Minor earthquake shakes Bay Area 

A 3.4-magnitude earthquake about two miles east of Berkeley briefly shook the Bay Area late Friday afternoon, according to the U.S. Geological Survey.

The earthquake, which rumbled at 3:46 p.m., apparently caused no damage in The City but was felt there. Both the San Francisco Fire and Police departments said no emergency calls came in following the quake.

BART followed usual protocol and stopped trains for five minutes to make sure there was no damage, which there wasn’t, and then resumed service.

The quake originated from the active Hayward Fault, which was responsible for a series of other quakes felt in the Bay Area in December.

Stephanie Hanna, spokeswoman for the USGS, said it was a "little quake," but should remind people of the need to prepare for larger ones. She said experts predict the Hayward Fault will result in a major quake about every 150 years and the last one was in 1876. The fault is often described these days as "locked and loaded," she said.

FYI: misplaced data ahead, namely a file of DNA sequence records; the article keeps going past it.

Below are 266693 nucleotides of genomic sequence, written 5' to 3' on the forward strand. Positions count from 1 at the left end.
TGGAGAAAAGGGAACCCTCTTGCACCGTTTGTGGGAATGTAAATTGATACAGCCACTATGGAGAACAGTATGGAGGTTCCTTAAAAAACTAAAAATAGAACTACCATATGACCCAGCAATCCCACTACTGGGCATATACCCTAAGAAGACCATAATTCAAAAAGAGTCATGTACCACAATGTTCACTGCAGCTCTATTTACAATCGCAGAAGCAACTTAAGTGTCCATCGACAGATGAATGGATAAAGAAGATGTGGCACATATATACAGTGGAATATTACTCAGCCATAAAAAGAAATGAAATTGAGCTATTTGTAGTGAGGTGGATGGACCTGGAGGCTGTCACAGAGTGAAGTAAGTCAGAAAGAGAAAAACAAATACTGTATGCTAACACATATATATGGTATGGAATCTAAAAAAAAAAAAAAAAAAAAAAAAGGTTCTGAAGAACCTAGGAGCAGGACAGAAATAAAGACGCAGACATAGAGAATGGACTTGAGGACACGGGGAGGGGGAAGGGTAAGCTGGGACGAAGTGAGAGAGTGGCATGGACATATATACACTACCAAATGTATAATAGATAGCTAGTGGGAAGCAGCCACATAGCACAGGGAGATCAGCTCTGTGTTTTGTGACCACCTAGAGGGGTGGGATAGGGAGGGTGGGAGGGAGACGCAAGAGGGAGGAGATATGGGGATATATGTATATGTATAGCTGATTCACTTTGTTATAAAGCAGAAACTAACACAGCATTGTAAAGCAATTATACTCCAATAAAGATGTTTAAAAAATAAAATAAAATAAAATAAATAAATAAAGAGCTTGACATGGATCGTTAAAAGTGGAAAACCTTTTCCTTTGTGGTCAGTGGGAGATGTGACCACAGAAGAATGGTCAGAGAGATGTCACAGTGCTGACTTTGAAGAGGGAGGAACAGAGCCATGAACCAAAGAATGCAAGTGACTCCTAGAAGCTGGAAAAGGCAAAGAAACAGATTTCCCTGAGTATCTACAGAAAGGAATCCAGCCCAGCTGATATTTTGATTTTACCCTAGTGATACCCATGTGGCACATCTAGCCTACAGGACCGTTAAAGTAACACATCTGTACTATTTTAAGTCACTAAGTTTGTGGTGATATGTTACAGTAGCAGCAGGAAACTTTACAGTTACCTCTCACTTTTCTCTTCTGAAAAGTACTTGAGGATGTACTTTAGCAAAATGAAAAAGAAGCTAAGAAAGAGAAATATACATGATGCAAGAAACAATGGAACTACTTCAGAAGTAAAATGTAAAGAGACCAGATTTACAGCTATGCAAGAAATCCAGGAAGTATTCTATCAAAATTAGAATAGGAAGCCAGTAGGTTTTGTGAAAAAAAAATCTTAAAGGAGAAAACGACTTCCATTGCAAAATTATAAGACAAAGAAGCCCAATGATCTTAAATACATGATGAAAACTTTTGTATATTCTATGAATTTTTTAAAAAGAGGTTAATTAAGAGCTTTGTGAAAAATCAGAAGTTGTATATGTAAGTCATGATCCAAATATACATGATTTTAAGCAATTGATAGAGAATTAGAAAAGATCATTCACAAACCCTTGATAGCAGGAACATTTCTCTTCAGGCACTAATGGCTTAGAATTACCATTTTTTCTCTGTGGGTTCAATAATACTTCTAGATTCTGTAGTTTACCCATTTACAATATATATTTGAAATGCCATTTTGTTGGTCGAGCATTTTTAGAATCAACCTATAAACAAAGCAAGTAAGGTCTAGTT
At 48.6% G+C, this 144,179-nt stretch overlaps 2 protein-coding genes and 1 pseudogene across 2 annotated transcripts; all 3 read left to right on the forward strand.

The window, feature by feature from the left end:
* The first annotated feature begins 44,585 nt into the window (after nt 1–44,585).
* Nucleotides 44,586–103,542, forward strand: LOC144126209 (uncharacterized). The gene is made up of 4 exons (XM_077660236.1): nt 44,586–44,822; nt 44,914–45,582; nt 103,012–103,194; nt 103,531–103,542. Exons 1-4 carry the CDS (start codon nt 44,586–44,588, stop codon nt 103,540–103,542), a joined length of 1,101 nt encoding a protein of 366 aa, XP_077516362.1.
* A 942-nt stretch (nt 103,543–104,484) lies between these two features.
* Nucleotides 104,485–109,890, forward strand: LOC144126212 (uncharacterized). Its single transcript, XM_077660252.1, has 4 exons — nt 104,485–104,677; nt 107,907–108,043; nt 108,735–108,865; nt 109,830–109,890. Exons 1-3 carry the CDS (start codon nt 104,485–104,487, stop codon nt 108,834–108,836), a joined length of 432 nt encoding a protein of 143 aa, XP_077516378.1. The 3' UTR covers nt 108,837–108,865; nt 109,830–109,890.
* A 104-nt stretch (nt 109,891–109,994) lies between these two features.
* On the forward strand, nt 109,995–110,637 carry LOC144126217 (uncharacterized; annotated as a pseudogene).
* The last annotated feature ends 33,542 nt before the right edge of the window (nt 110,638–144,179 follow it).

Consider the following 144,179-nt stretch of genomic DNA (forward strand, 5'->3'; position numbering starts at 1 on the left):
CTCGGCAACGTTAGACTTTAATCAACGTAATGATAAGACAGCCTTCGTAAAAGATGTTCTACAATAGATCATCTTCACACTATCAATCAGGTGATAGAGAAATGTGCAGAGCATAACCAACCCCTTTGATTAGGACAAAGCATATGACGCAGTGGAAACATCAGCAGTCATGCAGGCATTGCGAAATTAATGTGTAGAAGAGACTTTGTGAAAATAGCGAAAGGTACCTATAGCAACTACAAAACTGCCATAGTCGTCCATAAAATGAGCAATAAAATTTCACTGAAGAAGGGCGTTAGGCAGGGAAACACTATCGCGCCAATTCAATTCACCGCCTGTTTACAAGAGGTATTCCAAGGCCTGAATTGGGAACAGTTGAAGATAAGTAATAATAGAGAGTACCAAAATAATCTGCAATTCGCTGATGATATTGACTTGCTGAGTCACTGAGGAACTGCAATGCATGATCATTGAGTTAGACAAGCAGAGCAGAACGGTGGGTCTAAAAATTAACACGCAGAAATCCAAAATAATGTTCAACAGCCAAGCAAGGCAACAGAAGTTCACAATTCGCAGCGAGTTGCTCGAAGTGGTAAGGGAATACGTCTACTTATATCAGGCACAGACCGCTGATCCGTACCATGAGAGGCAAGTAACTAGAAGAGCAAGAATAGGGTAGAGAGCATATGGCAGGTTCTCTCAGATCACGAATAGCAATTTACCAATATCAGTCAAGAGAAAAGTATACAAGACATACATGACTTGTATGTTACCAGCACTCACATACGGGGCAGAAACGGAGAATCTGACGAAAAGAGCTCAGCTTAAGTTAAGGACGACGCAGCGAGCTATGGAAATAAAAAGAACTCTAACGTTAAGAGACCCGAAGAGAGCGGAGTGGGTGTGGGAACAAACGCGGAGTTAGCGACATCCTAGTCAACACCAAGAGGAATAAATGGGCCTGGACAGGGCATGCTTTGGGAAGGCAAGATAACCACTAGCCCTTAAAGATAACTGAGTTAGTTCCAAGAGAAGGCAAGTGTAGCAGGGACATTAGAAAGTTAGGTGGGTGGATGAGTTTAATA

Steve Sarver, owner of San Francisco Soup Company, said employees and customers at their location in the Westfield San Francisco Centre never knew a quake occurred. "We didn’t feel it.

There was business as usual," Sarver said.

Leilani Lynch,who was eating a sandwich at Café Corbis on Hayes Street at the time of the quake, said the shaking was barely detectable. "It was only a couple of seconds. A small rumble and that was it. I wasn’t even sure it was an earthquake," Lynch said.


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